I look across at the Grampians from my kitchen window, a hill covered in native and exotic trees, that can be seen from anywhere in Nelson. Ned, my four-year-old son, theorises that the huge aerial on top is the Smartest Giant’s walking stick, and the satellite dishes are his drums.

The Kahikatea Track starts from Market Road on the south side of the Grampians. It winds up through huge kahikatea, buttressed pukatea, matai and tree ferns, to the viewing platform and summit. I feel so lucky to be able to walk through lush native bush, so close to home, to the top of a ‘mountain’.

I walked up here when pregnant with Ned, my pace getting slower as my belly grew, then with him sleeping in a sling, faster as I regained my fitness. Then he was carried on my back, chattering in my ear about what he was noticing and thinking – we had competitions for who would notice stoat traps first and how many we could count.

Now we walk up the hill together, sometimes side by side stopping to pick up cool rocks, to drag a big stick behind us to ‘vacuum’ the track or to examine holes in a tree trunk and wonder what lives within. Sometimes he runs ahead to trip-trap over the rickety bridges to scare the trolls away. And at the top, we eat our snacks, look out over Nelson and wonder if the Smartest Giant is sitting nearby, too.

Time 1hr Distance 1.1km Grade Easy

Descending through the cloud forests below Ghost Lake Hut. Photo: Marios Gavalas

Marios Gavalas, Adventure and hiking guide

The Old Ghost Road, West Coast

Guests often ask, ‘Which is your favourite walk?’.

It’s like asking, ‘Who is your favourite child?’.

Every walk, like every human, has its own character and qualities. But rather than evading the question, I often end up waxing lyrical about one tramp in particular – The Old Ghost Road.

Why do I get excited about this tramp? We are spoiled for choice in New Zealand. What are the ingredients which make a tramp stand tall above the talented alternatives? In my view, there are several.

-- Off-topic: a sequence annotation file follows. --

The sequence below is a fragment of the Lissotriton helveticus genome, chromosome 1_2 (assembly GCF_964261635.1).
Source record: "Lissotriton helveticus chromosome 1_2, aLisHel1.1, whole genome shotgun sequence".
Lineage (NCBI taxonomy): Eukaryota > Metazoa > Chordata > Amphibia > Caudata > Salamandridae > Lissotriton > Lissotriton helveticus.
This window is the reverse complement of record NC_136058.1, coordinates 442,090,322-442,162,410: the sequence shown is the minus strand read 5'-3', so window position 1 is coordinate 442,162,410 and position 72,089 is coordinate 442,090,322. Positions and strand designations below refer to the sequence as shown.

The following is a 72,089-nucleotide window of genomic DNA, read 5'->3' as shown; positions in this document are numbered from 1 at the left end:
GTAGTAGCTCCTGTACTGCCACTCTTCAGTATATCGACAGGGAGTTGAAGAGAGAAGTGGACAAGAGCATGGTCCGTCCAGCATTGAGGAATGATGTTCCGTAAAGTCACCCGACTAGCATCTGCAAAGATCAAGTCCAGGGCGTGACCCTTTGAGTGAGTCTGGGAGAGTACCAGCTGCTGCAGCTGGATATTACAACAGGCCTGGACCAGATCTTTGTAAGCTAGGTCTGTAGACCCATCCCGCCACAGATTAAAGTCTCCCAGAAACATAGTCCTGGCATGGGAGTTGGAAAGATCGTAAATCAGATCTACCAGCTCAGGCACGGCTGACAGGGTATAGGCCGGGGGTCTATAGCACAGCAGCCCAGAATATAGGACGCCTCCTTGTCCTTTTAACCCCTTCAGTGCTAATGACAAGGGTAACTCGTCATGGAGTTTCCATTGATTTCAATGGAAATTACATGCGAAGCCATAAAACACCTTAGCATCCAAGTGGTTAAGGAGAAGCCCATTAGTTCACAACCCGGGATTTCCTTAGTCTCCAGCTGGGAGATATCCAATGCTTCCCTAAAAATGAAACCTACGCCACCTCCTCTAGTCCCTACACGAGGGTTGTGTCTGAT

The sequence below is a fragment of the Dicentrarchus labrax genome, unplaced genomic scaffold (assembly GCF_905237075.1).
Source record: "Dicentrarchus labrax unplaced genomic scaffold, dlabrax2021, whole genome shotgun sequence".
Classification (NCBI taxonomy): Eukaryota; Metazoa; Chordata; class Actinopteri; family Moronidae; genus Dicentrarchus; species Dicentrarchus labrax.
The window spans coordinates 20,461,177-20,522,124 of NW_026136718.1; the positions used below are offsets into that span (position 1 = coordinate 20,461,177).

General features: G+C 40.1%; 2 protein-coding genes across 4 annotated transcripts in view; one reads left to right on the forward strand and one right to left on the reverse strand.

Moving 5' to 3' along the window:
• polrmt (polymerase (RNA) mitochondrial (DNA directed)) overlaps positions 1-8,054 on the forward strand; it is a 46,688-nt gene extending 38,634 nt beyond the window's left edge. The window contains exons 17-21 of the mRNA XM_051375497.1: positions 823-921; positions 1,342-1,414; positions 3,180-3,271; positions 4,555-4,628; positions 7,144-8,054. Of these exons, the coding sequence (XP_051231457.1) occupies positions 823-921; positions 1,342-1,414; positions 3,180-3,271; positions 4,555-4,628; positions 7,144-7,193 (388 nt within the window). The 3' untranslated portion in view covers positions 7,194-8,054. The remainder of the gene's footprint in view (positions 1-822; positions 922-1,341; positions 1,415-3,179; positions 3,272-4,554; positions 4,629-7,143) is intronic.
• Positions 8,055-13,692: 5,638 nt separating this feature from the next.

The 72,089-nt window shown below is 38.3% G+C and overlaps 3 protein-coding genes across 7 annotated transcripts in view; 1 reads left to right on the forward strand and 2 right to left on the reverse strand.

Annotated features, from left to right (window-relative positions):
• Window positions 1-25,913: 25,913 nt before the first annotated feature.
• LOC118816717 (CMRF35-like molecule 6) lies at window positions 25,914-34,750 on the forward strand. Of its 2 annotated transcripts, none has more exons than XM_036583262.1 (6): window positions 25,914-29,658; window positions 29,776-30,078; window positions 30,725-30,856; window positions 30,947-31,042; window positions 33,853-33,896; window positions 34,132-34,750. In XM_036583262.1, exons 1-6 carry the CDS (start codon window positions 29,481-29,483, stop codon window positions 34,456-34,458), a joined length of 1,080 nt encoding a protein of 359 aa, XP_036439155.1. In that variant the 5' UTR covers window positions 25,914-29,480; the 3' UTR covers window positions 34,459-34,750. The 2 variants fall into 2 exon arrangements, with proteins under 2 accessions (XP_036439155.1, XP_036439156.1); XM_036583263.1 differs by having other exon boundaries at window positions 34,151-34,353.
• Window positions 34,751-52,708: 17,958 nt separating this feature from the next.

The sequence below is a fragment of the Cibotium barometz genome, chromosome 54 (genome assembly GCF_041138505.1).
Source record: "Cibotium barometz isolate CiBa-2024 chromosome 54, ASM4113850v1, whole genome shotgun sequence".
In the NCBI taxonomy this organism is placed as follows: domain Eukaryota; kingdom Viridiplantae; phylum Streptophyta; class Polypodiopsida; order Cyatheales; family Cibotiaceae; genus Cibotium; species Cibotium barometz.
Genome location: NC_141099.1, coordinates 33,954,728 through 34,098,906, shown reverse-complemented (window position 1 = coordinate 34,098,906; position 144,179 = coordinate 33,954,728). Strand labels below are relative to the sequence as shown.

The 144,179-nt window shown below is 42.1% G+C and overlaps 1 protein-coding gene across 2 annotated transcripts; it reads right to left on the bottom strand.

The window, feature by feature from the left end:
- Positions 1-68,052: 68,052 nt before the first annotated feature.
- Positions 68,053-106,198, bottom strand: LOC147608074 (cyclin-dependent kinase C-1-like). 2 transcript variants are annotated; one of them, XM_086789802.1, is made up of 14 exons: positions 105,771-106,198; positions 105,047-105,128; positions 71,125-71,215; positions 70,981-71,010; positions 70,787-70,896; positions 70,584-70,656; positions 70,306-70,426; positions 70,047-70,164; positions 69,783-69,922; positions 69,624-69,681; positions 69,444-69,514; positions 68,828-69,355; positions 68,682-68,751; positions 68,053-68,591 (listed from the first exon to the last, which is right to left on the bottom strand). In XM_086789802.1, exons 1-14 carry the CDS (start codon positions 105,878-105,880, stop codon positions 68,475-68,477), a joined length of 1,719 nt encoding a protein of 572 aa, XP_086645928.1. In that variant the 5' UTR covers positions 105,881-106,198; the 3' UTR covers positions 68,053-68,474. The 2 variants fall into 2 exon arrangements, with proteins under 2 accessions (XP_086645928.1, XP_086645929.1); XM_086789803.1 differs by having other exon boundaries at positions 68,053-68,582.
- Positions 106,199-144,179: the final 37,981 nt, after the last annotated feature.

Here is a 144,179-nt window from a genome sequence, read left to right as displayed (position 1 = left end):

Interesting geology abounds on the OGR, with a mix of granite, limestone and greywacke, all completely shattered by faults which riddle this landscape. In the Earnest Valley, the whole flank of a mountainside was dislodged in the 1968 Inangahua Earthquake. It has created a primaeval landscape around the section known as the ‘Boneyard’.

Varied vegetation – with lofty beech up the Lyell watershed, alpine communities on the tops and a fine podocarp forest in the Mokihinui.

Bountiful birdlife inhabits the treetops from robins to kakariki to karearea.

Human stories of hardship also define this raw landscape – explorer Thomas Brunner spent a wet autumn in the Buller. Gold was hard-won up the Lyell. This spirit of resilience is echoed in the massive efforts of the Mokihinui-Lyell Backcountry Trust, which has tirelessly followed its vision of connecting the two roads surveyed by the pioneers with New Zealand’s longest single track.

With roll-up-your-sleeves and get-stuck-in Kiwi grit, the trust has created a beautiful track. All the while in the shadow of a proposed dam at Mokihinui, which was declined by the courts. The area was later added to Kahurangi National Park.

On my last winter trip, while tramping through clearing showers in the dense forests at the toe of the Glasgow Range, my imagination zoomed, like Google Earth, and I realised I was utterly alone.

A strong feeling of being ‘in the present’ followed and my spirit felt empowered.

Because ultimately, our feelings for a place are what connect us to it, and those places we develop a strong relationship with are those which strengthen us. Indeed, this absence of connection with whenua is a major ill of our current culture. Let tramping help us re-connect with place.

Time 4-5 days Distance 85km Grade Moderate